Housing inventory is low, real estate analysts say, and so prices are soaring.
The median selling price for a single-family home in Massachusetts has crossed $400,000 for the first time, according to a new report out Tuesday.
The state's median price was $410,000 in June — an increase of $30,000 over June 2016, according to the Massachusetts Association of Realtors (MAR).
We reported two weeks ago that the median home price had risen above $400,000. That report was based on pending sales; Tuesday's report was for closed sales, confirming the prices.
"We knew there was a good chance that the $400,000 barrier would be reached and passed," MAR President Paul Yorkis said in a statement Tuesday. "But the speed at which it did underscores what happens when there is very high demand coupled with very low supply."
MAR reported that housing inventory last month hit the lowest level for June since the agency started recording data, in 2004. June is typically a busy month for real estate transactions.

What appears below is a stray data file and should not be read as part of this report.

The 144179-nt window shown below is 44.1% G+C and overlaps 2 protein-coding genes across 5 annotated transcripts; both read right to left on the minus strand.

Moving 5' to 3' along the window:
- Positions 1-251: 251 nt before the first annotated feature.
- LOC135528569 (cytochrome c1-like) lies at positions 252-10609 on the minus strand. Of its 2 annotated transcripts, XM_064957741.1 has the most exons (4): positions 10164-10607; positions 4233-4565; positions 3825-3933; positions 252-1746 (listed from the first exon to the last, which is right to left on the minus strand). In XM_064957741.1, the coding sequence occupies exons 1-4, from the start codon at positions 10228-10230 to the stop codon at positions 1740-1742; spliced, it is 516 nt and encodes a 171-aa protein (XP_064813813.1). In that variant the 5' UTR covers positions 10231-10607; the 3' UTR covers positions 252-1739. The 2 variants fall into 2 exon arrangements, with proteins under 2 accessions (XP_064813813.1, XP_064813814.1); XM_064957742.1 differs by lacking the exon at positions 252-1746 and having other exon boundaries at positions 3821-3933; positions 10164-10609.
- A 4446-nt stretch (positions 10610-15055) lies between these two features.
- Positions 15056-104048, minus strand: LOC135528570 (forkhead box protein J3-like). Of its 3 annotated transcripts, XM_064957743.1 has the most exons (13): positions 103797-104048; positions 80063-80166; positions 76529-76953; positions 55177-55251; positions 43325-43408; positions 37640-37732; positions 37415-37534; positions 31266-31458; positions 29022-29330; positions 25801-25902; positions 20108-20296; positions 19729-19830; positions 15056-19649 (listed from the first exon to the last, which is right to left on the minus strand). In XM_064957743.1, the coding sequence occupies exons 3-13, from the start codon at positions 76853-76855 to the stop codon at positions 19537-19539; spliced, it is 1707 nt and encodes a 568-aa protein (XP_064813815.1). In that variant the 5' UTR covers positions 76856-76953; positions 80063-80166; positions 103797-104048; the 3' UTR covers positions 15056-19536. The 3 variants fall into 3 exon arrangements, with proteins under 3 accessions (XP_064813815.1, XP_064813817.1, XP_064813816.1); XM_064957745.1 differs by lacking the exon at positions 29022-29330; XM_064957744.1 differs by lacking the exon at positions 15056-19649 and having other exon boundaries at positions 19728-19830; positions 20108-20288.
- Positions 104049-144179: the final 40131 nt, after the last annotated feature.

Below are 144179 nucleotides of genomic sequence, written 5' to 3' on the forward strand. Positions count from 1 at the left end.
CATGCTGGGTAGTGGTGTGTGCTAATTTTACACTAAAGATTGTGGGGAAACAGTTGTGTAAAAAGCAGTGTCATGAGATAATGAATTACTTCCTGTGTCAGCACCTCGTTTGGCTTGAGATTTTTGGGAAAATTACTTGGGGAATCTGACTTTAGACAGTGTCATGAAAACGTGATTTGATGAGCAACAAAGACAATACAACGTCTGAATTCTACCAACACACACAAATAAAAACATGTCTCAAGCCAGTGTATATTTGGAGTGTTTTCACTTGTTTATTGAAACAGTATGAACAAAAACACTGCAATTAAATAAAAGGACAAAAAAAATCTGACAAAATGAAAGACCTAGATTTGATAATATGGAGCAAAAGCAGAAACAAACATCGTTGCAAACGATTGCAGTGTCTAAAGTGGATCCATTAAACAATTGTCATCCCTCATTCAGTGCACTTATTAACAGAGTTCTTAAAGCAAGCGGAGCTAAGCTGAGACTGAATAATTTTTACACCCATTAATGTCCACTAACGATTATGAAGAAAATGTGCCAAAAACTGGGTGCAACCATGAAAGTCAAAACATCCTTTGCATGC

“The days on market reached a new all-time low this month," Yorkis added in the statement, "which is another indicator that people are snapping up houses as soon as they hit the market."
A separate housing snapshot, also out Tuesday, found a similar trend in prices, though not quite as high.
The Warren Group said the median selling price for a single-family home in Massachusetts rose to $395,000 last month — 6.2 percent higher than the price of $372,000 in June 2016.
"[T]he fact that the median is just a hair under $400,000 is unprecedented, and perhaps worrisome," Warren Group CEO Timothy Warren said in a statement. "The growth in the number of home sales has slowed due to the the fact that so few homes are for sale. Prices are being driven up, but are they sustainable?”
MAR said that sales of single-family homes fell 4.8 percent last month, when compared with June 2016. The Warren Group found that sales edged up last month, when compared with June 2016. The two organizations use different calculations for their monthly housing reports.
The groups both found prices for condominiums rose more than 3 percent year-over-year -- to a median of $361,500, according to MAR, and to $357,500, per the Warren Group.